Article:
DNA tests in Israel #dna


Yohanan
 

Binyomin's post re DNA tests and Halacha (or Halocho) reminded me of the
issue of DNA tests for Genealogical purposes in Israel.
My understanding is that the tests are prohibited by the Israeli law.
Therefore MyHeritage, as an Israeli company,
can't sell a kit to anyone with address in Israel.
An Israeli can do a test only if someone >from overseas order the kit to
their overseas address and send it back >from overseas,
and the account should be linked to an overseas email.
I wonder what does the law say and what is the rule for kits >from other
companies, e.g. FamilyTreeDNA.

Yohanan Loeffler


Martin Davis (com)
 

Yohanan Loeffler: "My understanding is that the tests are prohibited
by the Israeli law. Therefore MyHeritage, as an Israeli company, can't
sell a kit to anyone with address in Israel. An Israeli can do a test
only if someone >from overseas order the kit to their overseas address
and send it back >from overseas, and the account should be linked to an
overseas email. I wonder what does the law say and what is the rule for
kits >from other companies, e.g. FamilyTreeDNA."

Is that really so - no statement like that should be published without
citing the actual facts - it is just hearsay.

I would, at a minimum, want to know which Israeli 'law' this is -
definitely not the one that has been proposed to be used to establish
the right of return for former citizens of the FSU. I match with dozens
of Israeli kits on myHeritage and FTDNA and cannot imagine they, or the
various DNA testing centres based in Israel, are breaking or bending
the law but I'm happy to learn new facts!

Martin Davis
London (UK)


Avshalom Zoossmann-Diskin
 

The law in Israel does not forbid DNA tests for genealogy. It does
forbid genetic testing for parentage without a court order, (to protect
children >from being declared Mamzerim according to Jewish law) and does
require registration for those having a genetic database.

Israelis test freely with the American companies Family Tree DNA and 23
And Me, which do not come under Israeli Jurisdiction. Ancestry does not
send its kits to Israel, and MyHeritage as an Israeli company does not
sell kits to Israelis, but I think that they do allow you to upload your
raw data >from other companies.

Avshalom Zoossmann-Diskin

Martin Davis martindavis@hotmail.com wrote:

Yohanan Loeffler: "My understanding is that the tests are prohibited
by the Israeli law. Therefore MyHeritage, as an Israeli company, can't
sell a kit to anyone with address in Israel. An Israeli can do a test
only if someone >from overseas order the kit to their overseas address
and send it back >from overseas, and the account should be linked to an
overseas email. I wonder what does the law say and what is the rule for
kits >from other companies, e.g. FamilyTreeDNA."

Is that really so - no statement like that should be published without
citing the actual facts - it is just hearsay.

I would, at a minimum, want to know which Israeli 'law' this is -
definitely not the one that has been proposed to be used to establish
the right of return for former citizens of the FSU. I match with dozens
of Israeli kits on myHeritage and FTDNA and cannot imagine they, or the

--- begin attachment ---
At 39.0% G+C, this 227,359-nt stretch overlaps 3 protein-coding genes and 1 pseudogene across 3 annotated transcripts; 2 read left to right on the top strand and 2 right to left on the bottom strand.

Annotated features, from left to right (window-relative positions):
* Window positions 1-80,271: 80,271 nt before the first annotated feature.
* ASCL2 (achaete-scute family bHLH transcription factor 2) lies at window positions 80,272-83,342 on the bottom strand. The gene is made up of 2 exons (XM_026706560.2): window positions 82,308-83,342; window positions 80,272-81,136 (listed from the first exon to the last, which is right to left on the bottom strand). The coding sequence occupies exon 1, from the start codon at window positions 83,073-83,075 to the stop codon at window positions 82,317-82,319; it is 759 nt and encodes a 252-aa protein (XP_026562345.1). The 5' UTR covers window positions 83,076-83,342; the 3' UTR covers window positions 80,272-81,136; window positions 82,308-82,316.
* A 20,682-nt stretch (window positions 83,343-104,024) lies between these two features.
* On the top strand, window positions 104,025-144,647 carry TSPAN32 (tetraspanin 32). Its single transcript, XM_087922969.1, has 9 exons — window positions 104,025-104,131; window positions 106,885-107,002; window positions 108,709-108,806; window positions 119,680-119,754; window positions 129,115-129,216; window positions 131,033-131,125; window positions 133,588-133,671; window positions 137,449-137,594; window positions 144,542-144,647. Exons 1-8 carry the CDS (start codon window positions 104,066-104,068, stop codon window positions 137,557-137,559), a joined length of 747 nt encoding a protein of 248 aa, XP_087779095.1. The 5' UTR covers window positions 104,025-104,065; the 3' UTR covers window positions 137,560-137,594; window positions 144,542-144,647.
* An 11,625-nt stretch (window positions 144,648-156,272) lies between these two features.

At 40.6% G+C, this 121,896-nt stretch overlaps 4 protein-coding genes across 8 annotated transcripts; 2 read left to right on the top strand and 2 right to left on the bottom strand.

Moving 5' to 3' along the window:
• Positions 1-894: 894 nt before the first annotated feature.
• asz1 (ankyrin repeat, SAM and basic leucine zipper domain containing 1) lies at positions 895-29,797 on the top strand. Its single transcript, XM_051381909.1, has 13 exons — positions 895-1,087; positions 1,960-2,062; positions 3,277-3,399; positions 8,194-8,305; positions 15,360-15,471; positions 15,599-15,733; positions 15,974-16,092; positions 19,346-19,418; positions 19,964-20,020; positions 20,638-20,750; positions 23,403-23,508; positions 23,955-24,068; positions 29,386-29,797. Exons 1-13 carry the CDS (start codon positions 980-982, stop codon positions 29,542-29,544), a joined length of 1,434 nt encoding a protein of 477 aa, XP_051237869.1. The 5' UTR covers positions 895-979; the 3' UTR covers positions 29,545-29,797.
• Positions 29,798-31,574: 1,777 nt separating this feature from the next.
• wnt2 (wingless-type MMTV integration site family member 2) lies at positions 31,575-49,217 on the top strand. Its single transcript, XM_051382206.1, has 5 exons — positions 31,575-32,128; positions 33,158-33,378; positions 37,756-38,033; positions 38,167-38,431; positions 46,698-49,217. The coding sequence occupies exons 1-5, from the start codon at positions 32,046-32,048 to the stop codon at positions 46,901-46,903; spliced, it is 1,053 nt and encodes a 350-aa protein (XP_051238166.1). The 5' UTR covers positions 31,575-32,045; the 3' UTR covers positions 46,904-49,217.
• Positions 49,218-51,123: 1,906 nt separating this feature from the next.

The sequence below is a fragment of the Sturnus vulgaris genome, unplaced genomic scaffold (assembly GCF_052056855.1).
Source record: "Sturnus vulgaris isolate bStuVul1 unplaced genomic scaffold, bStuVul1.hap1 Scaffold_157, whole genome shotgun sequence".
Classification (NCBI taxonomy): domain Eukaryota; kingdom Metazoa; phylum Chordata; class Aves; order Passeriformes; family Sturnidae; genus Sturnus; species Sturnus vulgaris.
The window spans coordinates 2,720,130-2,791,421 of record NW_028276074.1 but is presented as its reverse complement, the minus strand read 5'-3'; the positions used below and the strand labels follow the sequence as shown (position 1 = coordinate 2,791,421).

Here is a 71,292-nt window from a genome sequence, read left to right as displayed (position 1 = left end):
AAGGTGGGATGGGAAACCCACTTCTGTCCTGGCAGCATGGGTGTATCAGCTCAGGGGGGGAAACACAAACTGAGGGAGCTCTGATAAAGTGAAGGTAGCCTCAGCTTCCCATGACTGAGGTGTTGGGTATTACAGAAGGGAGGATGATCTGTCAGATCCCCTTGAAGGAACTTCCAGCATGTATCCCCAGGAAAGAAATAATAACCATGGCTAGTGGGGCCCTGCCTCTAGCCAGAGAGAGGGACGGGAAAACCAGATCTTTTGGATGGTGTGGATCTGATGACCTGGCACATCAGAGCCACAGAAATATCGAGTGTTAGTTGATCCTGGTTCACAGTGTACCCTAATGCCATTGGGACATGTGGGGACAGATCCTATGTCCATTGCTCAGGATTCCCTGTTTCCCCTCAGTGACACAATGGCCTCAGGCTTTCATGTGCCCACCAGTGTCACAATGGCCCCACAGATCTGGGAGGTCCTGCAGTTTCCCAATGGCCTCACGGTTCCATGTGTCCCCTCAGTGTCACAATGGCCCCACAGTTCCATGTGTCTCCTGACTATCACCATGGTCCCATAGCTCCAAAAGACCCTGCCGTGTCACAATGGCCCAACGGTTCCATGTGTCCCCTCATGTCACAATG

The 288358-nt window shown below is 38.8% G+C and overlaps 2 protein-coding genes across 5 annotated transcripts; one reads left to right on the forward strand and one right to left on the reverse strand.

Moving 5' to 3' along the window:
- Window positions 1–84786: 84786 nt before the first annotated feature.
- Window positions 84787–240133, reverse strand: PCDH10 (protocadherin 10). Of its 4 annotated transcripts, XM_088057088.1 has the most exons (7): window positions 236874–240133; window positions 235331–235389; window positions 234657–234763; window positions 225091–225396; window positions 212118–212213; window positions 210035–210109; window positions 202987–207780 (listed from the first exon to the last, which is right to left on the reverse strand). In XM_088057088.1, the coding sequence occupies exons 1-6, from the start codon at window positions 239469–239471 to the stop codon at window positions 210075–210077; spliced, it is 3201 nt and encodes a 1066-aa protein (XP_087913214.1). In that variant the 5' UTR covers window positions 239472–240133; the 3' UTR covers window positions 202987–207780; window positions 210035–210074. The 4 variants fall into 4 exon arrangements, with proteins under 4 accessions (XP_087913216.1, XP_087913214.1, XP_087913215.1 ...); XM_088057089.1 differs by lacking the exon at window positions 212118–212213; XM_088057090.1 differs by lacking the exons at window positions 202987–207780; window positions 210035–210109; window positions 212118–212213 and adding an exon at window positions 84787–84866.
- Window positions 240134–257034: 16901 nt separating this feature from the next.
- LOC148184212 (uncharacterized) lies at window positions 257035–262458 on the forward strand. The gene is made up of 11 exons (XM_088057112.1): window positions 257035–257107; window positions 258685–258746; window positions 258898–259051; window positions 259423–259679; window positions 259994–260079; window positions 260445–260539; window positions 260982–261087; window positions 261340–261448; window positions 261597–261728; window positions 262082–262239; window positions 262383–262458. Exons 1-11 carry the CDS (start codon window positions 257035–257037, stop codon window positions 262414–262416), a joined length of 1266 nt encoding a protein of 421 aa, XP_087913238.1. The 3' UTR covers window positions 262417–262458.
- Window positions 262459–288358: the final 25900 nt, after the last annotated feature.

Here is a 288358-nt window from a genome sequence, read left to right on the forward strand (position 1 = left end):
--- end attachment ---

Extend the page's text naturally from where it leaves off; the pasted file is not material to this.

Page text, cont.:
various DNA testing centres based in Israel, are breaking or bending
the law but I'm happy to learn new facts!


Sarah L Meyer
 

Friends,
This is my understanding of the situation:
1. Israeli law (due to concern about mamzerim) has a law that prohibits DNA
testing for the purpose of "finding family". As far as I know paternity
tests and health tests are still permitted. This law is about 2 years old.
2. My Heritage does not sell to Israelis or allow uploads >from Israeli
computers. Some people have their data uploaded >from the US or elsewhere.
3. I have purchased and sent DNA kits >from FTDNA to Israel, that were
returned directly to the lab in Houston. Some were prior to the passage of
this law. Since I live in the US, I was able to upload the results of the
Israeli kits to MyHeritage.
4. I have a number of Israeli matches on MyHeritage to my own kit - and
their MyHeritage site and information is in Hebrew

Sarah Meyer
Georgetown, TX
https://www.sarahsgenies.com

^^^
Martin Davis martindavis@hotmail.com wrote:

Yohanan Loeffler: "My understanding is that the tests are prohibited by
the Israeli law. Therefore MyHeritage, as an Israeli company, can't
sell a kit to anyone with address in Israel. An Israeli can do a test
only if someone >from overseas order the kit to their overseas address
and send it back >from overseas, and the account should be linked to an
overseas email. I wonder what does the law say and what is the rule for
kits >from other companies, e.g. FamilyTreeDNA."

Is that really so - no statement like that should be published without
citing the actual facts - it is just hearsay.

I would, at a minimum, want to know which Israeli 'law' this is -
definitely not the one that has been proposed to be used to establish
the right of return for former citizens of the FSU. I match with dozens
of Israeli kits on myHeritage and FTDNA and cannot imagine they, or the
various DNA testing centres based in Israel, are breaking or bending
the law but I'm happy to learn new facts!


Patricia Kreel
 

I had my genetic dna test with LivingDNA however I cannot download it on
any of the sites. They claim that one can but it is not working . I
belong to MyHeritage and Ancestry.com and am contemplating doing a test
with Ancestry. My Heritage says no dna downloads or tests are available
for Israel.

Patsy Kreel
Sede Ilan Israel


Eric Mack
 

I live in Israel and am a paid subscribe to MyHeritage, because of their
extensive genealogy data base and their matching features.

I just (re-)tried to upload my DNA kit >from Ancestry.

The MyHeritage screen tells me: "DNA tests are not available in Israel."

Eric Mack, Jerusalem